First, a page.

Refrigerator Dill Pickles

August 24, 2011

I get really emotional when I eat pickles. Homemade ones, of course.

I can and pickle for experience of it, more than for the end product.  It’s how I give myself a little Spring, Summer, or Fall in the dead of Winter. Every time I open a jar, I close my eyes and try very hard to remember the details the day. How hot was it? What did the leaves look like in the tree outside our window? What did we wear? Each jar gives me a little rush of nostalgia.

The jar of pickles I made Saturday has a special significance. I made these on the very last weekend of our summer. That is, the very last weekend before Will started school again. Let me tell you about it.

The best way to combat the doldrums of adulthood is to pretend you are a child, but have budget and transportation of an adult. We spent Sunday doing only what we wanted. We woke up late. We went mini-golfing, drove Go Karts, and played Skeeball. We exchanged the Skeeball tickets we won for crazy straws and temporary tatoos. Instead of eating lunch, we ate Blizzards at Dairy Queen (Snickers for me, Heathbar for Will). We went to go see Bridesmaids at the discount movie theatre. I skipped my shower, because I didn’t want to wash off my frog and lizard tattoos.

And I made these pickles. And with every precise (or slightly imprecise) slice of cucumber, with every lid I screwed on nice and tight, I meditated on each moment of our wonderful day.

Opening this jar will be so very nice.

REFRIGERATOR DILL PICKLES (from Ball’s Complete Book of Home Preserving’sRefrigerator Dill Slices)

Yields about 5 pint jars of pickles

Though I haven’t tasted the finished product yet, I am certain these will be amazing. I ate a pickle or two before I put them in a jar. Yes, that means I ate it when it was a hot, briny cucumber. But my oh my, what a wonderful combination of salty and sour. It will be hard to wait the full 2 weeks.

Ingredients

8 1/4 cups sliced trimmed pickling cucumbers (1/4 inch/0.5cm slices)

2 cups white vinegar

2 cups water

6 tbsp pickling or canning salt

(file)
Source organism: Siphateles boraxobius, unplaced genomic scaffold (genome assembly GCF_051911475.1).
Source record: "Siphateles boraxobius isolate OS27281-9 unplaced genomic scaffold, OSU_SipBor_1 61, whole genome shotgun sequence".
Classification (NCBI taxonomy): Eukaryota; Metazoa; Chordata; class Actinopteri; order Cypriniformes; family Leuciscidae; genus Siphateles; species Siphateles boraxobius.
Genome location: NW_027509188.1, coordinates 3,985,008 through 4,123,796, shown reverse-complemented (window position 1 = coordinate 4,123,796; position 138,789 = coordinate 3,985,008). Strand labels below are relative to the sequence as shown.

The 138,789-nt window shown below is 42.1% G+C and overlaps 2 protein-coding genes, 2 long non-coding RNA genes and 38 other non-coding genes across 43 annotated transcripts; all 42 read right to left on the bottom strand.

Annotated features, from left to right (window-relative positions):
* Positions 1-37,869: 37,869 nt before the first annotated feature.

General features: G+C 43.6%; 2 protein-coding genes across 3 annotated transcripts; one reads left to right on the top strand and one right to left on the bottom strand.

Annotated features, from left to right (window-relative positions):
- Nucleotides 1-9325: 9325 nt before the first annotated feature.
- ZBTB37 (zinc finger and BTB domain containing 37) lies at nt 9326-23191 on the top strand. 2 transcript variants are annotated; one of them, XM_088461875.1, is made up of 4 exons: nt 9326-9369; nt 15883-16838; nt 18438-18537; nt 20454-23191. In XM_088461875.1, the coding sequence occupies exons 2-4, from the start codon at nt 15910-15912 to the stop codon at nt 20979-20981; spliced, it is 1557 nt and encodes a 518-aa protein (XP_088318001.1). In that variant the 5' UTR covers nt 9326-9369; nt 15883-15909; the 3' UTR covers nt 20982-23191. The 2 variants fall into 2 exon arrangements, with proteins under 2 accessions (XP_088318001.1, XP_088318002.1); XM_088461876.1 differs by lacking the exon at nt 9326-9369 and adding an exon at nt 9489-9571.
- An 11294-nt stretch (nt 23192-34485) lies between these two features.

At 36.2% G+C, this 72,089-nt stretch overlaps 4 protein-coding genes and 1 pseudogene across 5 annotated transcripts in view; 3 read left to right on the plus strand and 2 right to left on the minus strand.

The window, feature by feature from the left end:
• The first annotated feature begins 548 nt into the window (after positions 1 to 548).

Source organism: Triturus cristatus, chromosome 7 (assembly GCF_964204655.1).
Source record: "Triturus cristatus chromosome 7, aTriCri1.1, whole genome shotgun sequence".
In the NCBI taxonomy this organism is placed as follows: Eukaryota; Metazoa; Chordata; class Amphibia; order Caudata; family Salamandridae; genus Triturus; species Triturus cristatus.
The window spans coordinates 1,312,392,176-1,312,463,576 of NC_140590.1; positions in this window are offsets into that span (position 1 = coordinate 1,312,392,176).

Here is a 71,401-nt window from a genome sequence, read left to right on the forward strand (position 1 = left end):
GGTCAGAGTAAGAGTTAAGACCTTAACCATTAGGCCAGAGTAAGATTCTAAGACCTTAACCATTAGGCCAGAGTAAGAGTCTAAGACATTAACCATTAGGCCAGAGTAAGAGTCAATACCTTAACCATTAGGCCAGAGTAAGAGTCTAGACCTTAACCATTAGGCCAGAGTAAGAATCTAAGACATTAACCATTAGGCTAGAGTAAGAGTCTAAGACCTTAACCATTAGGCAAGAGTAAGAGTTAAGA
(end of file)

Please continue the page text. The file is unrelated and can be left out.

1/4 cup granulated sugar

2 tbsp pickling spice (available in the spice aisle of well-stocked supermarkets)

7 1/2 tsp dill seeds

5 tsp mustard seeds

1 1/4 tsp whole black peppercorns

5 cloves garlic, halved

Recipe

1. Put cucumber slices in a large heatproof bowl.

2. Combine vinegar, water, pickling salt, sugar, and pickling spice in the saucepan in a medium stainless steel saucepan over medium high heat and stir occasionally until sugar and salt dissolve. Let the mixture come to a boil, then turn down the heat and cover with a lid. Boil gently for 10 minutes.

3. Pour the hot brine over cucumbers. Cover the bowl with waxed paper and let it rest until the mixture cools to room temperature (about 30 minutes).

4. In each mason jar, place 1 1/2 tsp dill seeds, 1 tsp mustard seeds, 1/4 teaspoon peppercorns, and 2 garlic clove halves. Fill jars with cucumber slices until they are 1/2 inch from the top. Pour pickling liquid into each jar until the liquid covers the cucumbers. Leave 1/2 inch headspace from the rim of the jar. Screw lids onto jars. Place in refrigerator. Allow cucumbers to marinate at least 2 weeks. Use within 3 months.

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Canning Crushed Tomatoes

September 19, 2010

Ah, I love tomato season. It signals the end of summer, and the start of autumn–my very favorite season of all. I also love tomato season because I can get my canning into full gear! I have two friends who are canning fanatics, and we like to get together and preserve massive amounts of produce. Will likes to make fun of us for this, even though he reaps the benefits. I figured now would be a good time to take you through my favorite thing to can: Crushed Tomatoes.

The first rule of canning is that it is more enjoyable and faster to do it with other people. This is Katherine and Ruby. Canning is waaaay more fun with them (and with my friend Stephanie, who couldn’t make it because she had to teach a dance class). Check out Ruby’s knit leg warmers!

Next, buy a bunch of produce, preferably from a farmer’s market. I’m not above buying organic produce from the store to can, though. If you are like Katherine and me, you will buy 35lbs of tomatoes. We are enthusiastic canners.